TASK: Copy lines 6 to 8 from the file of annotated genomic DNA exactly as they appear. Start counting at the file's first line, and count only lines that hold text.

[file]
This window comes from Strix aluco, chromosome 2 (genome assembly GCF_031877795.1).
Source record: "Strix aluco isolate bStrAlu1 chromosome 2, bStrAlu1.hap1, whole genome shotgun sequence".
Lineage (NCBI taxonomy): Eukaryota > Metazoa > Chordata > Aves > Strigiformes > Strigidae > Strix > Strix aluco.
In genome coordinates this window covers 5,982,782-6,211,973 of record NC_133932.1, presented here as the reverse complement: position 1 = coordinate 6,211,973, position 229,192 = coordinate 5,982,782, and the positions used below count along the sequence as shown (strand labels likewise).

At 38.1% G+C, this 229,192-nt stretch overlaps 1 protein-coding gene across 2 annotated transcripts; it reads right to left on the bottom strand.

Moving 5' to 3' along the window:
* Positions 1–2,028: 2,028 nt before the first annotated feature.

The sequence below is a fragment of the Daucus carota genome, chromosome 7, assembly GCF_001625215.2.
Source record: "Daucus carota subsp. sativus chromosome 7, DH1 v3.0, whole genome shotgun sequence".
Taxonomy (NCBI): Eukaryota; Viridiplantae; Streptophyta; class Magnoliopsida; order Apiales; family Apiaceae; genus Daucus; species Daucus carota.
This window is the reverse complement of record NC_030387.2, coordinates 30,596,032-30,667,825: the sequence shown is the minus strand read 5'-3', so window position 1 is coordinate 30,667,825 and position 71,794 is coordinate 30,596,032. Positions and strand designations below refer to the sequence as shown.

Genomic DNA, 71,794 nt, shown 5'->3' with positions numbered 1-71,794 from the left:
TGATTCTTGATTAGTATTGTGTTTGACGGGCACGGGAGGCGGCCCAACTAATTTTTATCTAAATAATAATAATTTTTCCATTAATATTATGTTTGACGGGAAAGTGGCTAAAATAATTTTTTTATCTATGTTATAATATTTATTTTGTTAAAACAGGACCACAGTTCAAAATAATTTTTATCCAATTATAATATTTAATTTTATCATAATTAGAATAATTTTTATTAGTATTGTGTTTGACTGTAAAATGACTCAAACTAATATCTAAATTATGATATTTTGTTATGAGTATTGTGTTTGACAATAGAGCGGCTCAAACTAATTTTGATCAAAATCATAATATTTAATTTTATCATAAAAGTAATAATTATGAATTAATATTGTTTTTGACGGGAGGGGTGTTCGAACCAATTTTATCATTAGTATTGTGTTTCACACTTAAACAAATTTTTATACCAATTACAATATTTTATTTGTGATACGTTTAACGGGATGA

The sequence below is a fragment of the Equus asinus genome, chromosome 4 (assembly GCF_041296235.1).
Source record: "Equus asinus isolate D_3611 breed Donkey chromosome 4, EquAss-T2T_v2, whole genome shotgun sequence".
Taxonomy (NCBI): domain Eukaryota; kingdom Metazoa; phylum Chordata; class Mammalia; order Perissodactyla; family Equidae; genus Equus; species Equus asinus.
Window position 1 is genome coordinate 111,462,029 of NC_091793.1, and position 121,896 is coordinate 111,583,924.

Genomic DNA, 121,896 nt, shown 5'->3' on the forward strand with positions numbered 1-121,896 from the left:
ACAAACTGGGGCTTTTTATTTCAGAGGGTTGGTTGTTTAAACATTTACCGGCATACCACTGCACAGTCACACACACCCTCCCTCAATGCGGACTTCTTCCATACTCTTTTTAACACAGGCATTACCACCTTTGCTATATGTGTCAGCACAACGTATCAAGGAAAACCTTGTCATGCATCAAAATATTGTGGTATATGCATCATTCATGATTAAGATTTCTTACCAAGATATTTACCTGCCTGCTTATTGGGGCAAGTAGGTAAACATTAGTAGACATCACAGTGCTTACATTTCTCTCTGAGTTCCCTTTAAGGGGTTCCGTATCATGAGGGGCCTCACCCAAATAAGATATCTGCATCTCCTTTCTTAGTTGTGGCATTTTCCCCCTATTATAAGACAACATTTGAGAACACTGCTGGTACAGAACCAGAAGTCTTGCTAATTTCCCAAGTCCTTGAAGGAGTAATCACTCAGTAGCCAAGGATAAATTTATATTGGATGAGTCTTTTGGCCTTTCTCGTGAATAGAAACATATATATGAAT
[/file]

Moving 5' to 3' along the window:
* Positions 1–2,028: 2,028 nt before the first annotated feature.

The sequence below is a fragment of the Daucus carota genome, chromosome 7, assembly GCF_001625215.2.